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As soon as you start using PowerShell, you are likely to start collecting small, useful scripts. Managing them well is tricky.

  • Where do you keep your PowerShell scripts?
  • How do you track versions & do backups?
  • How do you synchronize between machines?
  • How do you integrate new versions of other's scripts? (Including dealing with breaking changes between their scripts and yours)
  • Do you see PowerShell V2 changing the picture?
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This should be made a community wiki, methinks. –  J. Polfer Jun 16 '09 at 21:48
    
I'll switch to CW. –  Jay Bazuzi Jun 17 '09 at 21:09
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4 Answers

We treat PowerShell scripts just like other code. They are stored in TFS just like everything else. This handles storage, backups, versioning, and merging. Our standard build & deployment process handles moving these scripts between servers.

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+1 for source control. Our project's powershell scripts usually wind up in one of:

  • $/project/Trunk/Build
  • $/project/Trunk/Tests/Bin
  • $/project/Trunk/Tools/Bin

For personal scripts, at the moment I use two approaches. First I create a ~\Bin, put that in the path and put my personal PowerShell scripts there. The second approach is that I use Live Mesh to sync a PowerShell folder between all my machines. It has scripts, presentations, etc in it.s I should probably create a Bin subdir in the mesh folder and put that bin dir in my path.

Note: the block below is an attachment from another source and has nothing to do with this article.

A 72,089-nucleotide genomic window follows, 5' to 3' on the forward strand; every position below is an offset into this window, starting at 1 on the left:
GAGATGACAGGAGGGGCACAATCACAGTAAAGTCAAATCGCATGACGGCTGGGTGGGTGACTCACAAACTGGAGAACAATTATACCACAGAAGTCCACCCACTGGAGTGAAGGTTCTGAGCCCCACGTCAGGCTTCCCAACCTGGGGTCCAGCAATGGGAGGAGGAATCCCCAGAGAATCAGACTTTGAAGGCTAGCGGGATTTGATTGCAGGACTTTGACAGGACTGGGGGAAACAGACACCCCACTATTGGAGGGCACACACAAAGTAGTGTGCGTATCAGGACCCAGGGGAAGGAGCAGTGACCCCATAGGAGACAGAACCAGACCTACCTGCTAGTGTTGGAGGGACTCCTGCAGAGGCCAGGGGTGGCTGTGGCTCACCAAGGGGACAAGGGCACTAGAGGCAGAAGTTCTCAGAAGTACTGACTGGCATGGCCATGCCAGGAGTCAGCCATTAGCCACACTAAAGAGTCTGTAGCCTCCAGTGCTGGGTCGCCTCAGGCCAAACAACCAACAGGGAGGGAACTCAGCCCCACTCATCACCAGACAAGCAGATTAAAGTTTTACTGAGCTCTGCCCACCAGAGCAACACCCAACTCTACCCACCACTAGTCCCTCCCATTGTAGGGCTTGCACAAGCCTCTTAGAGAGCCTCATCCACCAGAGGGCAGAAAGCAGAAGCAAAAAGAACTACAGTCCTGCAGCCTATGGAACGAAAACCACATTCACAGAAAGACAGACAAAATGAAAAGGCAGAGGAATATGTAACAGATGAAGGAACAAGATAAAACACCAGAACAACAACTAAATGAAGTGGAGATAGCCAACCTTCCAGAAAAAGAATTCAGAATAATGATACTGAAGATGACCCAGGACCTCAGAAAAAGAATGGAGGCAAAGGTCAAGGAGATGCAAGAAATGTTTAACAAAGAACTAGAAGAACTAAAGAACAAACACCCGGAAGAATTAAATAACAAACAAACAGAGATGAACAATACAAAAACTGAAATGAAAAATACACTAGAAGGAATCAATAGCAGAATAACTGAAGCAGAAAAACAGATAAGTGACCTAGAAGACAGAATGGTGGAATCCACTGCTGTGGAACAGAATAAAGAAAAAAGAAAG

V2 introduces Module support, so any modules I create would go under ~\Documents\WindowsPowerShell\Modules.

Regarding the question about using scripts from others and versioning, read up on Modules and Module Manifests in V2. I think this new feature will help.

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I keep my powershell profile & custom scripts in a mercurial repository. I frequently switch between my development machine at home and the development environment at work so using a distributed VCS really has its advantages: Each machine is self-contained (no need to access a source-control-server at work from home through a VPN that does not exist in my case).

I pull/push changes from the local repo on each machine to a "transfer" repo on USB stick and things still work out correctly.

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I put everything into source code control including my ever expanding powershell library. This the primary way I version and spread the scripts amongst machines.

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